“As the rail network opened up the Highlands in the late 19th century, so it because possible for many more people to come from the south to join shooting parties on moors specifically managed for red grouse.  . . . The long-term decline in grouse numbers  [especially Scotland’s RED GROUSE (Lagopus lagopus scotica), a Scottish variety of Willow Ptarmigan, a/k/a “Moorfowl”,  a ground-fowl accustomed to heather-moor habitat] began in the 1930s – way before birds of prey began to recover [in Scotland, from] egg collectors and keepers [i.e., wildlife-regulating game wardens].  This, in part, is related to the loss of high-quality moorland to [agricultural] grass as sheep densities have increased.”

[Quoting Niall Benvie, “Red Grouse”, in SCOTLAND’S WILDLIFE (National Trust of Scotland, via Aurum Press, 2004), page 28.]

RedGrouse-heather-moorland.ScottishNaturalHeritage

RED GROUSE in Scottish heather moorland   (Scottish Nature Heritage)

Of course, the Red Grouse is wild, so it is fair game – pardon the pun – to be photographed by nature photographers, such as Niall Benvie, Scottish author of THE ART OF NATURE PHOTOGRAPHY (and other similar books). Once Mr. Benvie was preparing to photograph a strolling Red Grouse, as he recalls:

 “I once met such a bird [i.e., a Red Grouse] in a quiet glen near [my] home.  As I edged my car closer [preparing my camera to take a photograph of the grouse], I was grateful that, for once, my subject [i.e., the Red Grouse who was approaching] wasn’t camera-shy.  I glanced in the rearview mirror only to see, to my dismay, a woman walking up the narrow road behind me.  As she passed the car I withdrew my camera and prepared to leave [ — assuming that her approach would frighten off the grouse, thus spoiling my opportunity to photograph the avian pedestrian].”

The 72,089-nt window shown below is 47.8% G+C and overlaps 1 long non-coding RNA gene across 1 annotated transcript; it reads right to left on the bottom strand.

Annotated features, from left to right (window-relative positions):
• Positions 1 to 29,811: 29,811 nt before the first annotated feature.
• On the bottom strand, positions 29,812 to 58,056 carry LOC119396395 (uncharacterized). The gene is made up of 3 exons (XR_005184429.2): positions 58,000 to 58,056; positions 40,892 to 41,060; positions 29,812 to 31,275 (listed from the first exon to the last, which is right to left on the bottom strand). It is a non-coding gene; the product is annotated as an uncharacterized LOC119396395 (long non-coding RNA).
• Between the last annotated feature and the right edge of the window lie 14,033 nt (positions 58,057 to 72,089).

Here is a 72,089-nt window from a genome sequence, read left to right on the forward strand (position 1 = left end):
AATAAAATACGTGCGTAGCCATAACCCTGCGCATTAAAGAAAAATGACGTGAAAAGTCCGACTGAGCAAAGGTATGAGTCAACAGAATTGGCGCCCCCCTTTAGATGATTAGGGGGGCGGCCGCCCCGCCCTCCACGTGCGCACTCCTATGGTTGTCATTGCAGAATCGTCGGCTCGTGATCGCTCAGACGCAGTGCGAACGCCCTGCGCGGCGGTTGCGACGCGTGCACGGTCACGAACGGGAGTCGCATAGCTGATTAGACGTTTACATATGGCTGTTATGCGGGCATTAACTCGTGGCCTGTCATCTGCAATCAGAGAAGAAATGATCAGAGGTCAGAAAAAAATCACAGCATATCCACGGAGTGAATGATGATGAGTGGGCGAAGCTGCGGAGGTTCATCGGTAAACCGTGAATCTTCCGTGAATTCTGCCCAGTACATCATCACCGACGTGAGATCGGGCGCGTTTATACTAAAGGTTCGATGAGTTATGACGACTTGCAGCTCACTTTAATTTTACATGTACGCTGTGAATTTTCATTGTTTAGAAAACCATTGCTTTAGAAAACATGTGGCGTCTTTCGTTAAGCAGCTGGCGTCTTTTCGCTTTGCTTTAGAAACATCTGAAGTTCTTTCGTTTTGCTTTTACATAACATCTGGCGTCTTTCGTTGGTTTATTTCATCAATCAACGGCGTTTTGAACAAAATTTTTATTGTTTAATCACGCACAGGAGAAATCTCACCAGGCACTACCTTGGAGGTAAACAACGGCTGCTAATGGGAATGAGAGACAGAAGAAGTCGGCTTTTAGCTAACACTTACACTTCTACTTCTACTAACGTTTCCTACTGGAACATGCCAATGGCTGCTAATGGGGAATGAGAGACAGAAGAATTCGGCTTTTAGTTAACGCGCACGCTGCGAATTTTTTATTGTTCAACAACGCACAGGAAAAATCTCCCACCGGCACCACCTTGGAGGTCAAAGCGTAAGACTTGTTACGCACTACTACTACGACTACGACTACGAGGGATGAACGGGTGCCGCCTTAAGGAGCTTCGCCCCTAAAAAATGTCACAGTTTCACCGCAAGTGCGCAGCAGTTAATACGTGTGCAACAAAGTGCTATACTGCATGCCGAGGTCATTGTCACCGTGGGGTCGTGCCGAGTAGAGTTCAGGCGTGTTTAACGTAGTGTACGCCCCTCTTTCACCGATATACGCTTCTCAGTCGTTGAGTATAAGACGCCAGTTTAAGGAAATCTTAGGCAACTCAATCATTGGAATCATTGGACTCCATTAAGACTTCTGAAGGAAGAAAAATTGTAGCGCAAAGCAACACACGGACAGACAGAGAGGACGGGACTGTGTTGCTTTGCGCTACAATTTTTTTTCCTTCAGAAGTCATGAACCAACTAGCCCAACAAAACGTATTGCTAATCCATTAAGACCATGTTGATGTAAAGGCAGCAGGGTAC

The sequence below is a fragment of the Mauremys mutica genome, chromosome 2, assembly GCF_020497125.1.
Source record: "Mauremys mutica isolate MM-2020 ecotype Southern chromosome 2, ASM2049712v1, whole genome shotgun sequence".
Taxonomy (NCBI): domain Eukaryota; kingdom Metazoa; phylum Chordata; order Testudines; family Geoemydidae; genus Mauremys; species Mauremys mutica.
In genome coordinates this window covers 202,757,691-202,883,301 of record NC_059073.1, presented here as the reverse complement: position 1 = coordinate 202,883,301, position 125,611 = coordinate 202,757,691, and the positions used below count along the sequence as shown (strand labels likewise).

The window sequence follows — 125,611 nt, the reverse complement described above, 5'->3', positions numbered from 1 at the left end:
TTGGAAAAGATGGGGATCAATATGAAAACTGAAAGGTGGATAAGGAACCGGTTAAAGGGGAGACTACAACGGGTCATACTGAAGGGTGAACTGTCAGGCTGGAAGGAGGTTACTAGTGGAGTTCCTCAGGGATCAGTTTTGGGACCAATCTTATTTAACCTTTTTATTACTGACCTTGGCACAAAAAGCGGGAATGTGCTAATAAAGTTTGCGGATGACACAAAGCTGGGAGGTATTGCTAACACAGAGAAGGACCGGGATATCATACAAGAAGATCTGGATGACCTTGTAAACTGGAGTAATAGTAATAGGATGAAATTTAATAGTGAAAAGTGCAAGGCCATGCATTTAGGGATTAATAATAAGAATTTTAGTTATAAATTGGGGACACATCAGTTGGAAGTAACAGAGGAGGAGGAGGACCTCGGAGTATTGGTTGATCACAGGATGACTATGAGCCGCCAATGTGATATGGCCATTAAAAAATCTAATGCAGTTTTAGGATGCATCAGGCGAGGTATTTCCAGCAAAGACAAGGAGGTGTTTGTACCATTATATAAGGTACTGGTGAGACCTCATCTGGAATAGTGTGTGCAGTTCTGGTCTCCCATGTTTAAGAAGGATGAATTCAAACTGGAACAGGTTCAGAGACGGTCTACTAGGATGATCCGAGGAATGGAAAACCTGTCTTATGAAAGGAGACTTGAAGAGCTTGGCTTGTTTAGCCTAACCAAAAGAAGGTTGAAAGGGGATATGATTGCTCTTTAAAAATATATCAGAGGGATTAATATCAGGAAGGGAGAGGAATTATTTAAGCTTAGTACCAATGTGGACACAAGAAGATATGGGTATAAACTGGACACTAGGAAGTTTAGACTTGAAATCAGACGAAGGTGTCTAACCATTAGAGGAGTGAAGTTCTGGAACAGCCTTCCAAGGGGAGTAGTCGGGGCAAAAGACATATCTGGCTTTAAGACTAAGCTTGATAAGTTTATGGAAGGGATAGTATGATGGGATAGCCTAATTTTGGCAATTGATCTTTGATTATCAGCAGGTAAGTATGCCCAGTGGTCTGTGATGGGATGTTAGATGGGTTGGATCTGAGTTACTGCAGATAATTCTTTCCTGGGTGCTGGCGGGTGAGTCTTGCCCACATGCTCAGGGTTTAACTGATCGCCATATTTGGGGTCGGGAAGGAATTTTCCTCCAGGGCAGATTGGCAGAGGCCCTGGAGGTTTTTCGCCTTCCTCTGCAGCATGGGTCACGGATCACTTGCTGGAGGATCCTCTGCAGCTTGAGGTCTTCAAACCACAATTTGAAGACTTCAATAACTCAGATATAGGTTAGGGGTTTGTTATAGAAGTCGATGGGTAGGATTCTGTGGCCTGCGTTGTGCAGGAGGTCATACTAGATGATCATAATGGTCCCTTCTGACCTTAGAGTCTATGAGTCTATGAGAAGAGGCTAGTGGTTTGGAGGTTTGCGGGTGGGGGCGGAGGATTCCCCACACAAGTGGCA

[Quoting Niall Benvie, “Red Grouse”, in SCOTLAND’S WILDLIFE (National Trust of Scotland, via Aurum Press, 2004), page 28.]

RedGrouse-on-Scottish-roadway.ScottishGamekeepersAssocn

RED GROUSE on Scottish roadway   (Scottish Gamekeepers Association photograph)

Of course, as a wildlife photographer, Niall Benvie is bothered by human intrusions into the “wild” world of this tranquil ground-fowl. If the Red Grouse doesn’t bother humans, why should humans interfere with the Red Grouse’s habitat in the Highlands?  Yet this perspective has its flaws, as the following anecdotal report (from Niall Benvie) illustrates.

“But the grouse, rather than [squawking] loudly and whirring off over the moor, began walking up the road to meet her. He [i.e., the Red Grouse] pecked furiously at her [shoe]-laces, and she bent down, picked him up and held him in her arms!  She was the local keeper’s wife [i.e., game warden’s wife], and [she] knew this first year bird well [and obviously the bird knew well that he could trust her to pick him up caringly].

[Quoting Niall Benvie, “Red Grouse”, in SCOTLAND’S WILDLIFE (National Trust of Scotland, via Aurum Press, 2004), page 28.]

RedGrouse-Northumberland.HawsenBurn-wikipedia
RED GROUSE in Northumberland field   (Hawsen Burn photograph)

Although that one-year-old Red Grouse was “wild”, it obviously remembered some kind of kindness form the game warden’s wife.